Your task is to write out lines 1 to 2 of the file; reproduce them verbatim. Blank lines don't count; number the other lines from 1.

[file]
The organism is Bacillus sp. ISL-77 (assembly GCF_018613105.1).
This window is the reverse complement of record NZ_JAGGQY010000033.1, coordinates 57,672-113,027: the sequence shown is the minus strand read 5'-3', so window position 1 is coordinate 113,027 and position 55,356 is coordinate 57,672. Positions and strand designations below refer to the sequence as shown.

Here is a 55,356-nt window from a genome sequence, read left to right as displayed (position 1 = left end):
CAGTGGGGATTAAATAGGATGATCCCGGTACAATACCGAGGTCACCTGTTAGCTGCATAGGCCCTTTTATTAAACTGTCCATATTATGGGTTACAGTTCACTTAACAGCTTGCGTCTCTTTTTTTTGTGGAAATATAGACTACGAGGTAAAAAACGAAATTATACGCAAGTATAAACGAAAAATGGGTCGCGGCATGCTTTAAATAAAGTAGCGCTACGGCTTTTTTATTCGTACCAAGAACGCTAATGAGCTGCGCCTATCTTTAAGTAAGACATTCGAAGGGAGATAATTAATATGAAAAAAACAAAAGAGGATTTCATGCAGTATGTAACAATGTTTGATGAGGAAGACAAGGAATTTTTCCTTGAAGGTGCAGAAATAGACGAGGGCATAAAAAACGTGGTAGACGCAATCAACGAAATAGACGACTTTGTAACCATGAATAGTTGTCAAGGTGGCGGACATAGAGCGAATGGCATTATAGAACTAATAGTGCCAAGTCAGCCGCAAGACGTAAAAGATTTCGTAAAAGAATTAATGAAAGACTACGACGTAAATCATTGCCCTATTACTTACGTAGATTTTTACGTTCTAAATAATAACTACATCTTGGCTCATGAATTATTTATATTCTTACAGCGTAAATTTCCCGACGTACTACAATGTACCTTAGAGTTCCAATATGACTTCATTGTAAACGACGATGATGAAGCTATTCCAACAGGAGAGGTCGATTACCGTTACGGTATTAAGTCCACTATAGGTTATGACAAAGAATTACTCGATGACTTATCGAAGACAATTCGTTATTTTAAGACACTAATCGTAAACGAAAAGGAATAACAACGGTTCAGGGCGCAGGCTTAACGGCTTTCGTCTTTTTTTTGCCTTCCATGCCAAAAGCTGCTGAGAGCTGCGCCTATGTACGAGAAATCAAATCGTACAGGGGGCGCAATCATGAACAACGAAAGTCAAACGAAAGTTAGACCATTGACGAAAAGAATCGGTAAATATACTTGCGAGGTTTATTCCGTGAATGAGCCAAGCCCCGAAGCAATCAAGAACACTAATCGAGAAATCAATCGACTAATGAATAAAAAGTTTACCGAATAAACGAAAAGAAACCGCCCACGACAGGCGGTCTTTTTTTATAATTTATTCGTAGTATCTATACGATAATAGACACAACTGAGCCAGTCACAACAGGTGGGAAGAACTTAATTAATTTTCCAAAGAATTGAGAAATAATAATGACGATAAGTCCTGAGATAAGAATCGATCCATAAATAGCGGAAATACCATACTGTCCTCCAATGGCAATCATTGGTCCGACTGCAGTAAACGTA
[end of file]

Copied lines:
The organism is Bacillus sp. ISL-77 (assembly GCF_018613105.1).
This window is the reverse complement of record NZ_JAGGQY010000033.1, coordinates 57,672-113,027: the sequence shown is the minus strand read 5'-3', so window position 1 is coordinate 113,027 and position 55,356 is coordinate 57,672. Positions and strand designations below refer to the sequence as shown.